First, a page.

Wednesday, December 15, 2010


I once asked my Guru Swami Chinmayanandaji which one of the slokas of the Bhagavad Geeta is the best. He looked at me keenly and said, “you go to a medical shop and ask the shop assistant which of his medicines is the best”. I was surprised.I said “But Swamiji, how can he answer that question? Each medicine is for a different disease, for a different intensity, for a different person. How can any one say which is the best?” “My dear, you yourself have answered your question. Different people have different problems, at different times, and of different intensity. The same sloka may be appealing at one time and may not be so appealing at a different time. And people with similar problems may find solace and solution in different slokas. So you have to decide for yourself which is most appealing to you and which gives you an answer to a particular problem of yours,” explained Swamiji.
He was absolutely right. I learnt it with experience. Different slokas were appealing at different times and gave me solutions differently. But they do give. You find answers to all your doubts, all your problems, all your questions. Only thing is, you have to know how to look, how to apply it to your question. You will find all the answers.
But this article of mine is not about that. I am an avid reader of Geeta, I read different commentaries, and I try to apply its teachings in life. Geeta explains how a man can fall mentally and intellectually, to the depths of no return and ruin himself totally and completely, by just taking one wrong step. Of course it also gives the solution, how to rise yourself and correct your path. But it is a different and torturous path, One has to be very tenacious in walking that path. Isn’t it better that we yield ourselves not to take that one small wrong step once? A little boy was playing with a ball on the terrace and the ball slipped out of his hand. It first took one step downward, then rolled on to the 4th step, picked up speed, and rolled on and on, not stopping or looking back even once until it reached the very bottom of the cellar! And to retrieve it, the little boy has to go all the way down and slowly and painfully has to climb up again.
When Bhagiratha requested mother Ganga to come on to the earth, she thought that after all it is only one step from the heavens on to the head of Lord Siva. But what happened? After that one step, she had to jump on to the Himalayas, then roll down to the plains, then flow to the ocean and she did not, could not stop herself from reaching the depths of the nether regions (Paatala). This is how a fall happens when you take one step wrongly.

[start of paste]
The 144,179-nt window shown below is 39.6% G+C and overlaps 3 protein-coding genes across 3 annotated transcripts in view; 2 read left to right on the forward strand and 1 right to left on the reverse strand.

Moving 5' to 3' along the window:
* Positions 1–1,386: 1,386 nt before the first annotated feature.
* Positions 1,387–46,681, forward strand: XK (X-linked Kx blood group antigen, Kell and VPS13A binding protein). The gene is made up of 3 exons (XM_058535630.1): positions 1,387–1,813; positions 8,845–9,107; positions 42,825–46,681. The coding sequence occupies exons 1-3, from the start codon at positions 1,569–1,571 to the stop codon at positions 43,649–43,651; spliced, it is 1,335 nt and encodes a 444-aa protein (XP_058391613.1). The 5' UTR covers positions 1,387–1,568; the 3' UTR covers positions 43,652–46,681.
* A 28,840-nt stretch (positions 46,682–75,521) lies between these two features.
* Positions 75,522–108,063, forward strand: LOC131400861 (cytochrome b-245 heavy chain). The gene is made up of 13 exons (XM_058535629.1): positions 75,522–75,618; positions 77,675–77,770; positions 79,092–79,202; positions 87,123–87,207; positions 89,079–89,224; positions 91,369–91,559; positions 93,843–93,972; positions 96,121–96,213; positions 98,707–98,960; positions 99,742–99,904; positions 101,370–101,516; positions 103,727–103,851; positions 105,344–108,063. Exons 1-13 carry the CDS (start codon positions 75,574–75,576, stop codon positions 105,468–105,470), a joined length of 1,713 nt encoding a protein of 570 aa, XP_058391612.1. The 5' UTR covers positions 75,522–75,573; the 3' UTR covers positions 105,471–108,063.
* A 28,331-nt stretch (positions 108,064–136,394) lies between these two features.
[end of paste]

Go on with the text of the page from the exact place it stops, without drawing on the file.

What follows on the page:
Let us see what Bhagavad Geeta says about the fall of man. We have two beautiful slokas in the 2nd chapter Geeta, slokas 62 and 63.
Dhyayato vishayan pumsah sangasteshupa jaataye /
Sangaat sanjaayate kaamah kaamat krodhobhijaayate // ( II-62)
Knodhad bhavati sammohah sammohat smruti vibhramah /
Smrutibhramsat buddhi naashah buddhi naasaat pranasyati // (II-63)
The basic meaning of the slokas is:
“When a man thinks of objects, ‘attachment’ for them arises; from attachment ‘desire’ is born; from desire arises ‘anger’; from anger comes ‘delusion’; from delusion ‘loss of memory’; from loss of memory the ‘destruction of discrimination’; from destruction of discrimination, man ‘perishes’.
Man is basically God with a body, mind and intellect. But by his own fault he falls from his Godhood and perishes. How? These two noble slokas of the Geeta explain how it happens. It also explains how, many of the seekers of the Truth, after long periods of practice, come to wreck themselves upon the rocks of failure and disappointment, by taking one small wrong step, innocently, unknowingly.
This is called the ladder of fall. I call it, falling in the mouth of a snake – on the board of “Snakes and Ladders”. It is always one small step, innocently getting indulged, just thinking of the worldly objects. Of course, after all, worldly objects have an attraction of their own. Our five faculties of perception are meant to carry the stimuli from the outer world to the mind. Don’t ever mistake or blame the five sense organs. They are only the windows through which the stimuli get carried to the mind. Mind is the culprit. Always. But once we know how we have fallen, we shall know how to get back to our pristine glory and inward perfection. That is the “Rise of man”.
The source of all evil starts from our wrong thinking, or false imaginations. Thought is creative, to make us or mar us. It can either be rightly used for constructive activities, but also can be misused which will totally destroy us. We look at so many objects (objects include people also) but most of them get away totally unnoticed. Yet some may attract us and we start thinking about them (dhyana). This is the first wrong step. If at this stage it self, we control the mind, divert it, we are fine. But if we don’t control the mind and constantly think of a sense object, the thought gets thickened and an attachment towards that object is created (sangah). And when more and more thoughts flow towards that object, the thoughts crystallize to form a desire to possess and enjoy that object (kaamah). This is the third step. The desires don’t stop even if we possess that object. There will be other attractions and other desires, more and more. There is also another possibility. You may not always be in a possession to possess and enjoy that object of your desire. There will be obstacles in your path. So your thoughts are directed towards that obstacle and get crystallized. This results in anger towards the obstacle which is standing between you and the object of your desire (krodha).
An intellect clouded with anger experiences delusion (sammohah). A man blind with anger starts seeing things in his enemy which are not really there at all. This is called delusion. And this deluded intellect looses its ability to discriminate as it looses all its past memories (smruti vibhramah). Even if that person happens to be a very close friend, the deluded person, in his anger, forgets all his past sweet memories. He forgets himself. Only his anger towards that person persists. Such a deluded fool may even fight with his own teachers or parents – haven’t we seen such incidents happen? He forgets his sense of proportion and relationship with things and beings around him. Such a deluded intellect forges its dignity and culture, and looses its discriminative capacity (Buddhi naasah). Such a man with a deluded intellect must but perish(pranasyati).